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Angular Content Projection - Learn how to project content like a pro!

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Welcome to the world of Angular content projection! Are you creating a lot of similar components or keep on extending the HTML template to fit new UI scenarios? Angular content projection comes to the rescue! With content projection, you'll be able to create more dynamic components that can adapt to a wide range of use cases. Whether you're building a complex application or a simple website, Angular content projection is your best friend for creating components that are both dynamic and easy to use.

Table of content:

What is Angular Content Projection?

Content projection is a feature in Angular that allows you to project content from the HTML template of the parent component into the HTML template of the child component. This allows you to create reusable components that can display different content each time you use the component inside an HTML template. It's like a "wildcard" element that can accept any content you throw at it, allowing you to create reusable components that can be customized to fit the specific needs of the page where it's used. Some examples where Angular content projection would come in handy are:

  1. Modals: If you create a modal component, the probability you want to display different types of content inside your modal component is quite high! This can be done with content projection so you can project any content into the modal you want.

  2. Tabs and accordions: Tab and accordion components are other good candidates for content projection. If you have a tab or accordion component you might want to display various types of content inside the tab and accordion content areas. In one place you might want to use a tab with simple text inside it and on some other page you might want to display a grid or a form inside the tabs.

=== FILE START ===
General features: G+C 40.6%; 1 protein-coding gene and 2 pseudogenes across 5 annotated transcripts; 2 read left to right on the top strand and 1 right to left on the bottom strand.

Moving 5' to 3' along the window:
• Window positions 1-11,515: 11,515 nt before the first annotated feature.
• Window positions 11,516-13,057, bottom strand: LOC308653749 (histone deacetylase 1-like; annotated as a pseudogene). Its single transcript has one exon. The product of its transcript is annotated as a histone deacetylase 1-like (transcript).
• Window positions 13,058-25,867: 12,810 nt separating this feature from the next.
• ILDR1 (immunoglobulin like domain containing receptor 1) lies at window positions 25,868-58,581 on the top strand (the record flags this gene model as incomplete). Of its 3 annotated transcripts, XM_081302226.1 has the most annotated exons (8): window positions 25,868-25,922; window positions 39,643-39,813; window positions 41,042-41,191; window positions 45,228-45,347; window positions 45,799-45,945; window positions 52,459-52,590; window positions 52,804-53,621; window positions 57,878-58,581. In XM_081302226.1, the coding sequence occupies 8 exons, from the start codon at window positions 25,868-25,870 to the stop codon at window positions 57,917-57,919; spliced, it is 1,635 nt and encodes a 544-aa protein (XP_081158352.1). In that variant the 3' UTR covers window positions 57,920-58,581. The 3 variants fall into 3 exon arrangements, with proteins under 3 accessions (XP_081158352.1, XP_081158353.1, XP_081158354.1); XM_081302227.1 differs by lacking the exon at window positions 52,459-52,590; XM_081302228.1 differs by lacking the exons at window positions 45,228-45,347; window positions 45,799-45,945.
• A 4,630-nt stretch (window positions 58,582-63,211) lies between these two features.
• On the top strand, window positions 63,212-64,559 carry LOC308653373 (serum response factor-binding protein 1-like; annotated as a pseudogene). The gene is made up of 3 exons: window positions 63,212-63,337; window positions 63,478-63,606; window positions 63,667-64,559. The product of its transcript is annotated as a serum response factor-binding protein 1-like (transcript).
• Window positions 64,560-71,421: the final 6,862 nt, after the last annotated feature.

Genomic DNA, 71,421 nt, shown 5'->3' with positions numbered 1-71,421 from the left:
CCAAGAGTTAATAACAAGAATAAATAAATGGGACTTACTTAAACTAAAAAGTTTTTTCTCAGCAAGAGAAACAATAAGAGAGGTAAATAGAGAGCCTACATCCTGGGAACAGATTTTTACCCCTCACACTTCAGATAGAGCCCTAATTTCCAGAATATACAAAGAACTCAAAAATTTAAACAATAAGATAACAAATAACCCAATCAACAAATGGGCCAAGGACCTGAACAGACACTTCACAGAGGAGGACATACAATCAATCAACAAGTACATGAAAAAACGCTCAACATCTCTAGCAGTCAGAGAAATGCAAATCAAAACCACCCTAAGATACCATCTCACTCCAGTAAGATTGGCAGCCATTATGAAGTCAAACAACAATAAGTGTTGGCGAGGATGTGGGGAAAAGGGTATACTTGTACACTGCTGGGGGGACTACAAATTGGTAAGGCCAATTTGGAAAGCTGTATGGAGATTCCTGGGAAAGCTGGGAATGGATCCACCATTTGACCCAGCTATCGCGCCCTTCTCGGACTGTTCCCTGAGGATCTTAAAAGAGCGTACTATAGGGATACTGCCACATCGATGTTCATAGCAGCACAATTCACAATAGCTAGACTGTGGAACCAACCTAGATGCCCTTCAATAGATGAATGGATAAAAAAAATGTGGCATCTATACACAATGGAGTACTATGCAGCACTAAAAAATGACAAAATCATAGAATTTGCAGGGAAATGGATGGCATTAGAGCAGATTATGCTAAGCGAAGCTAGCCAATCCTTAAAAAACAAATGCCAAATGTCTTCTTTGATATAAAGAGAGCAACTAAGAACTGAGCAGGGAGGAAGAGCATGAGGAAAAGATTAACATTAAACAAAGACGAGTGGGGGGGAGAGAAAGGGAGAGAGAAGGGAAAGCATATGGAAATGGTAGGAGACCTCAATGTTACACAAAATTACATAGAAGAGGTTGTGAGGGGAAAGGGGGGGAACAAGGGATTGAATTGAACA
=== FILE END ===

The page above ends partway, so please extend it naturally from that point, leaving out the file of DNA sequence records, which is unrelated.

3. Layouts: Angular content projection can also be useful when you want to create a layout where you have a content and sidebar area for example and want to project different content into these areas based on the page you are on. You could create a layout component for this and use content projection to project the content into the correct areas (content area, sidebar area, footer, etc).

The basics of Angular content projection

To use content projection, you'll need to create a component that will act as the container to receive and display the projected content. In this component, you'll define an element in the HTML template with the <ng-content> tag that will act as the insertion point for the projected content. Let's create a card component as an example and add this to the HTML template of the component:


Now you can declare the card component inside the HTML template of another component, this parent component will provide the content to be projected into the card component. You project content by adding it inside the opening and closing tag of the card component like this: